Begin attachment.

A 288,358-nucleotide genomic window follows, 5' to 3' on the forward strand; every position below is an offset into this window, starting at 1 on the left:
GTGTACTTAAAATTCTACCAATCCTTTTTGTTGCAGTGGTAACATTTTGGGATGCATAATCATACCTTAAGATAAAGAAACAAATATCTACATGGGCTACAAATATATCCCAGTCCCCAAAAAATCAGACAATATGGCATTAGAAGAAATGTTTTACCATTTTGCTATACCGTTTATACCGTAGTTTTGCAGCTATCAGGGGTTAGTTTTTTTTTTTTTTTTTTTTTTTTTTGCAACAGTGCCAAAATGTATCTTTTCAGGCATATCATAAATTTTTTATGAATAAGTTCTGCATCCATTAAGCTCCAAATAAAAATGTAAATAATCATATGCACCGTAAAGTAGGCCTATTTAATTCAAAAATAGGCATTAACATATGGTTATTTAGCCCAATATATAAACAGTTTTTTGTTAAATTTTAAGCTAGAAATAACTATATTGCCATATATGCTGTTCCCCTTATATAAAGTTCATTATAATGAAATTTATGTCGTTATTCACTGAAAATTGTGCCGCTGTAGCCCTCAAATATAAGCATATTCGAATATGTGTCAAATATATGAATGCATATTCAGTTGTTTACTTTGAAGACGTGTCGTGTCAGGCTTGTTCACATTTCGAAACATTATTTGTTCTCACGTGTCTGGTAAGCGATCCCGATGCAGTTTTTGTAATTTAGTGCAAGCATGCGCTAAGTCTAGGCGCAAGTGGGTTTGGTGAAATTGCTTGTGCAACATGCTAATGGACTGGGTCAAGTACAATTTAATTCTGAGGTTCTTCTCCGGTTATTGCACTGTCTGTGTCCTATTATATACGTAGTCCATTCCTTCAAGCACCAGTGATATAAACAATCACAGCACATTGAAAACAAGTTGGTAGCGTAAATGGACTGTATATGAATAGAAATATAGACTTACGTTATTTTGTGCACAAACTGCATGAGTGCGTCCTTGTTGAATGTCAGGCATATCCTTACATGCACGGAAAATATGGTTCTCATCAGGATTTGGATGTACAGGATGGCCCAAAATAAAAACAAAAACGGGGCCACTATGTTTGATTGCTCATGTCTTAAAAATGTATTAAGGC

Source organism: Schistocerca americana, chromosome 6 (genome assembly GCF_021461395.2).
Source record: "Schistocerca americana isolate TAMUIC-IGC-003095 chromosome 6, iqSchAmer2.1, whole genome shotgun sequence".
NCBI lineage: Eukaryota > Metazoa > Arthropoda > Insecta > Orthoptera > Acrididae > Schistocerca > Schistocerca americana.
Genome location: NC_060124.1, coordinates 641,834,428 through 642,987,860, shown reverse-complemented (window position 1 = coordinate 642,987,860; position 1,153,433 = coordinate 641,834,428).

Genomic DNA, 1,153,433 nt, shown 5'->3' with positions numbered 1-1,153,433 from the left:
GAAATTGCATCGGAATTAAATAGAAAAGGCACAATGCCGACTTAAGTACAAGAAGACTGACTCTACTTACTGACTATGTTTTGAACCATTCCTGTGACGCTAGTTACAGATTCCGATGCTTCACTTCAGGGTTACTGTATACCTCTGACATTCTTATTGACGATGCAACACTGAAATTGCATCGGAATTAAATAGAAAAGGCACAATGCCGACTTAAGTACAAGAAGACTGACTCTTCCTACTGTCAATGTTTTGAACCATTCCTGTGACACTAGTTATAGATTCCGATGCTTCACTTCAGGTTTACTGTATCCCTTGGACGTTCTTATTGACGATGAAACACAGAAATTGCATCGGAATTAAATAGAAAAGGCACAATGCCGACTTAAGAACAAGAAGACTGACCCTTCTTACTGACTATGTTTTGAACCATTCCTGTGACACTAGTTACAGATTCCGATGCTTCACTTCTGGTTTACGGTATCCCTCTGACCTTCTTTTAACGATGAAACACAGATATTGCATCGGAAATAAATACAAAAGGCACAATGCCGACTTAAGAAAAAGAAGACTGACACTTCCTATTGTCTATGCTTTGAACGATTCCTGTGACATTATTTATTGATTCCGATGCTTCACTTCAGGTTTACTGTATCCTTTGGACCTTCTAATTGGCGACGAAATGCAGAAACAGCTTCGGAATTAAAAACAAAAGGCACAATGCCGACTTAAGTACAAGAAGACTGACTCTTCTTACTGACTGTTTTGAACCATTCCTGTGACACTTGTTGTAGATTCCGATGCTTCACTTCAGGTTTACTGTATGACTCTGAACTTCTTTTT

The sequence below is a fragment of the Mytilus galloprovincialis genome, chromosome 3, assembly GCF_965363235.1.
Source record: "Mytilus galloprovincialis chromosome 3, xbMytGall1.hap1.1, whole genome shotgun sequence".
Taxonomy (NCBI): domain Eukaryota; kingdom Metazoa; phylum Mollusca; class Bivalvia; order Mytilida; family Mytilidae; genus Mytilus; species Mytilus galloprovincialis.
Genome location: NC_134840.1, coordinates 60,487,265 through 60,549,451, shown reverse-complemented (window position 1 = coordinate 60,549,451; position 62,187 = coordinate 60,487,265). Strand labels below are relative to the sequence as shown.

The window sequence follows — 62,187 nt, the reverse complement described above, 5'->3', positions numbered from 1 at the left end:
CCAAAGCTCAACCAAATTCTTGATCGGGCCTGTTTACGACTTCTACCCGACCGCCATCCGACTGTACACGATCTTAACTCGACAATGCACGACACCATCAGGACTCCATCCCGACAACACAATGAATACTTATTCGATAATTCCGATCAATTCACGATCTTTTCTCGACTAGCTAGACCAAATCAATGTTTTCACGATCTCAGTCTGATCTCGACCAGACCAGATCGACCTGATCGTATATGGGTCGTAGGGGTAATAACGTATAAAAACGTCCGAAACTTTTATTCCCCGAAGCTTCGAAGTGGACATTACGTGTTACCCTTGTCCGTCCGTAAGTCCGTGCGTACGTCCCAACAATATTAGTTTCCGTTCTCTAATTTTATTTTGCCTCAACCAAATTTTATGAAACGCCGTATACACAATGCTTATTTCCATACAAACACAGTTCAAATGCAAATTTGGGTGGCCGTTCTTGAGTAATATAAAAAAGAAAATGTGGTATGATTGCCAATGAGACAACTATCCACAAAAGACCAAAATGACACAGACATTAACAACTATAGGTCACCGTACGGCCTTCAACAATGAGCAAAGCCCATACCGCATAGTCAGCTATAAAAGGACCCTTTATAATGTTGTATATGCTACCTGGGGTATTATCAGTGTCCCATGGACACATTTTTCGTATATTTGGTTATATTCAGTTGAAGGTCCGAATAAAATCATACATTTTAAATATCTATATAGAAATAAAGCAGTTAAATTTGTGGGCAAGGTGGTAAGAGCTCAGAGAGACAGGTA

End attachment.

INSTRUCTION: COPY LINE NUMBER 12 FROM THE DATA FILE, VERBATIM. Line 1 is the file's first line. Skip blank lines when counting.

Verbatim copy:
Genome location: NC_134840.1, coordinates 60,487,265 through 60,549,451, shown reverse-complemented (window position 1 = coordinate 60,549,451; position 62,187 = coordinate 60,487,265). Strand labels below are relative to the sequence as shown.